Openly Atheist

This has been an eventful week.  This past Sunday I called my dad and finally told him outright that I don’t believe in the religion he raised me in.  I told him I don’t believe in God or any of it any more.  He basically told me that he was sorry to hear it, but that he still loves me.  Gotta love him!
A few days ago Ryan Bell over at Life After God asked people to post messages on their social media using #IWantBelieversToKnow.  So I did. I posted #‎IWantBelieversToKnow‬ that the more I studied and prayed about god, and the more I asked him to reveal himself to me, the more questions I had that religious folks couldn’t answer. I seriously tried… For years.”  Now I’m knee deep in a FB conversation between a whole lot of people on both sides of the fence.  It’s very interesting, and no one is being rude.

So yeah.  I’m completely out now.  I am an open atheist.  Hopefully my openness will make it easier for someone else to be open about their lack of belief.

I Outed Myself at Work Today

Today was our first day back after Christmas break.  We had faculty meetings scheduled for the entire day.  Sadly, over the break, one of our students was tragically killed in a home invasion.

To start the faculty meeting, our principal spoke to the tragedy and said that she knows prayer makes a difference.  She asked everyone to join hands and asked one of the teachers to pray.

I stayed in my seat.  I also noticed that a couple of our staff members who are Jehovah’s Witnesses stayed seated as well.  A couple of teachers around me offered me a hand to hold, but I politely declined.  They all moved over away from me toward the circle of hand holding.  One of the teachers turned around and motioned with her head for me to join the circle, and I smiled and shook my head.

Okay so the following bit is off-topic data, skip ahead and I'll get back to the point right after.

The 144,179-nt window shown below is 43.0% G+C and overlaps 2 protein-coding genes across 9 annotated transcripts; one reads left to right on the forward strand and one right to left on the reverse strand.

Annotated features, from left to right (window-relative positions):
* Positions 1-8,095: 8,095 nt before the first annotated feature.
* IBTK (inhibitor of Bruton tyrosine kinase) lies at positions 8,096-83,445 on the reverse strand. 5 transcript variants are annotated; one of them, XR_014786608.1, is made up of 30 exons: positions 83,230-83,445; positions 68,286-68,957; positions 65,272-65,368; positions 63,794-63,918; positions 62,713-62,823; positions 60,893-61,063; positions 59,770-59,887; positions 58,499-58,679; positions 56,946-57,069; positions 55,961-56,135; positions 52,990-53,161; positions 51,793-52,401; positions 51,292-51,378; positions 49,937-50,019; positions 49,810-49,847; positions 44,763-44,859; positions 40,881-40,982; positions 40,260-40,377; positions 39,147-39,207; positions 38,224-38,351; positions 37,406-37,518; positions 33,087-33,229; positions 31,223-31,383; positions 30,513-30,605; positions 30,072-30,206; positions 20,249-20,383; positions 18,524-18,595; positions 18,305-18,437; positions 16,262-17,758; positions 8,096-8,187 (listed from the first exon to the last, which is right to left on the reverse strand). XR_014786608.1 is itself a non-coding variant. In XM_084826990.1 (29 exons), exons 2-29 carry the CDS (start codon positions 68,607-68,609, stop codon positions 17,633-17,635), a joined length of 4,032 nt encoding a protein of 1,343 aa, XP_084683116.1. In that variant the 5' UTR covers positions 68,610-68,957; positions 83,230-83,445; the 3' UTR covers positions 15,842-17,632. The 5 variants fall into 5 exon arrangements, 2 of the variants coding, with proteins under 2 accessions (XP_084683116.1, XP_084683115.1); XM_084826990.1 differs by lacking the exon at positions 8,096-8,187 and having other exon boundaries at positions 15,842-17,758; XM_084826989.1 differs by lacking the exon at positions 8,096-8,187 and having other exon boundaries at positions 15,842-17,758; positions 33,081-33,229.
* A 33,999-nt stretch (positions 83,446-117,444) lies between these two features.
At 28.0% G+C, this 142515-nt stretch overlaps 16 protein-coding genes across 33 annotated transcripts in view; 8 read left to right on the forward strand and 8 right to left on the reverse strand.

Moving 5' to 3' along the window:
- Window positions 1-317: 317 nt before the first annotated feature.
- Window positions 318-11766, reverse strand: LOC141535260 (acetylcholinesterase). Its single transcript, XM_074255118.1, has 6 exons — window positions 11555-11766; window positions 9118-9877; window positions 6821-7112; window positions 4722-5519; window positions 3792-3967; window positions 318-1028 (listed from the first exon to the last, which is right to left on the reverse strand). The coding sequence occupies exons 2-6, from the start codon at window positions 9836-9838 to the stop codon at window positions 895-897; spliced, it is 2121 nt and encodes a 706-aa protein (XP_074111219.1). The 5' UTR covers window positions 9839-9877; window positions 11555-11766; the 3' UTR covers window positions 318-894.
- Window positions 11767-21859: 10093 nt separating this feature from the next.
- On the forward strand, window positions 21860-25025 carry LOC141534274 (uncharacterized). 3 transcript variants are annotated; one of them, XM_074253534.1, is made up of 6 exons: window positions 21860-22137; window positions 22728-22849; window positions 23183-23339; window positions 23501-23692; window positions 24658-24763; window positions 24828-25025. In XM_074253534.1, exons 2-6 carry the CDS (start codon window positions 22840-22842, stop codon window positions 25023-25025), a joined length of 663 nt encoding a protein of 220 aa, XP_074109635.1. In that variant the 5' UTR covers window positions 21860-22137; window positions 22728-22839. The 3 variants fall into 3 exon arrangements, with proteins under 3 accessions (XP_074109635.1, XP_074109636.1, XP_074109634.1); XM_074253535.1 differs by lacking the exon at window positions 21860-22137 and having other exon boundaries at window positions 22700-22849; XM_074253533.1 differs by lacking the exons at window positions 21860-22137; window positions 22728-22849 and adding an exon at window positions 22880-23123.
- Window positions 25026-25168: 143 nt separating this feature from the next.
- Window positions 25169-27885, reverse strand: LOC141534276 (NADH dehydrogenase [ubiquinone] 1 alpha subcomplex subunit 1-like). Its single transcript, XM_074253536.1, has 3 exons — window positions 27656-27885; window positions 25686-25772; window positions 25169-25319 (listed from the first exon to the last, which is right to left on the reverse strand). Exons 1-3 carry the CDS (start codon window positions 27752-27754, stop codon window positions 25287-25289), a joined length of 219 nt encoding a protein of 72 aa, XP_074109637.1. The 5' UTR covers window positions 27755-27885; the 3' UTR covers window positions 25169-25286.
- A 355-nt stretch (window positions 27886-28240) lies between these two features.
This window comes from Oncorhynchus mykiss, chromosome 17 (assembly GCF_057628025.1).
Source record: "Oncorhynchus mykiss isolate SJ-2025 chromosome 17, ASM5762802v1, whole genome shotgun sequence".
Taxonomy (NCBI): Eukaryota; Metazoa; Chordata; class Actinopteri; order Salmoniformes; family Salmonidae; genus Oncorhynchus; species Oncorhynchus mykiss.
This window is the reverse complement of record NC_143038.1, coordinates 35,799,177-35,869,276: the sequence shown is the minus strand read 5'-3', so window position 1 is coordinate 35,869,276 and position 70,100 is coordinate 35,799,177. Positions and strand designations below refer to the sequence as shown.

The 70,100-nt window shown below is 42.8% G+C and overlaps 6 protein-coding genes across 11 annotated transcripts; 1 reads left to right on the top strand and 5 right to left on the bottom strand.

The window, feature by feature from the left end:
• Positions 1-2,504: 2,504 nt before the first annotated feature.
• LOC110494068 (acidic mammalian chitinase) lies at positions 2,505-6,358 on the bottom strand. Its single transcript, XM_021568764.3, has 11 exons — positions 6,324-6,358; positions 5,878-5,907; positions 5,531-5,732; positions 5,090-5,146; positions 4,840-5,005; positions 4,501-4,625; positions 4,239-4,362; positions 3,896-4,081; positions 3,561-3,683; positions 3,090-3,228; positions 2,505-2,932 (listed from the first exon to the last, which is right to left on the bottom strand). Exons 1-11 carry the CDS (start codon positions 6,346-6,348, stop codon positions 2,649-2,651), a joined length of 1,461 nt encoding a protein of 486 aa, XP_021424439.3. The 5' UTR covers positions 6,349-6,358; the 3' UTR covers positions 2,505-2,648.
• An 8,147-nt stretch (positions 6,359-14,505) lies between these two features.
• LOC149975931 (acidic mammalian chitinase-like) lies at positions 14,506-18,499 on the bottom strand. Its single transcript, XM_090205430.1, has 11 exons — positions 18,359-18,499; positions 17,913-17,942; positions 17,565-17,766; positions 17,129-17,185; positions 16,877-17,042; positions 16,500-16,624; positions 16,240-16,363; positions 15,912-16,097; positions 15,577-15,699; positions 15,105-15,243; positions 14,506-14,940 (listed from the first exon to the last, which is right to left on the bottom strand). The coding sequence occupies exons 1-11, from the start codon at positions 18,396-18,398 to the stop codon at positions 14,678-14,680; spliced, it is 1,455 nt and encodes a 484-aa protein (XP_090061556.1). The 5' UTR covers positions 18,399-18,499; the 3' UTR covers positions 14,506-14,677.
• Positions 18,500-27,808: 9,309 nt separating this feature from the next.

After more than 15 minutes of preaching, several prayers, and some possible tongue talking, they all made their ways back to their seats.

At the first break the teacher who motioned me to join the group came over and asked why I didn’t join the prayer: “Don’t you believe in god?”  I smiled and answered that I didn’t.  A couple of other teachers nearby overheard and said they thought I went to (my former) church.  I said that I used to, but not anymore.  They seemed like they thought I was joking with them.  But I reassured them that no, I do not believe in god.  There was a little more discussion about why, but I only had a few minutes before the meeting started back up, so I couldn’t really get into it.  I did say that after studying the scripture more closely I realized what a horrible god the god of the Bible is.  I told them that for him to be worthy of my worship he would have to be as good as I am.  And since I’ve never killed, ordered genocide, or ordered the rape of little girls that I must be better than god.  “It’s in the Bible”, I told them.  Hopefully it will pique their interest and they’ll get in a little study time.

Word was spread to one or two others who informed me that they would be praying for me.  Thanks?  Is that supposed to make me feel better?

Either way, there were a few funny looks and a bit of denial, but nothing bad happened as a result.  Hopefully it will all stay well in the future.


Hey folks,  It’s been a while since I’ve posted.  I’ve been dealing with some personal issues.  A lot has been happening, but I’ve been having trouble with motivation.  That probably has to do with the fact that I have been diagnosed with major depressive disorder.  I think it’s got a lot to do with my religious upbringing, among other things.  I have been on medication for the last month and it seems to be helping.  I finally get to meet with my therapist for the first time tomorrow.  Hopefully she will help me start working on some of my issues.  This is a big step for me.

Among other things going on…

I got to go to the launch party for Ryan Bell’s new initiative, Life After God.  I took my wife (who is still a christian) and she did the most amazing thing.  When Ryan asked for people to give their opinions on what the movement should focus on, she got up in front of a bunch of atheists and said that she thinks there needs to be more support for people coming out of religion who are still married to religious spouses.  That blew me away!  I was really having doubts about our relationship until that moment.  Sure, there are still things we need to work through, but that’s coming along.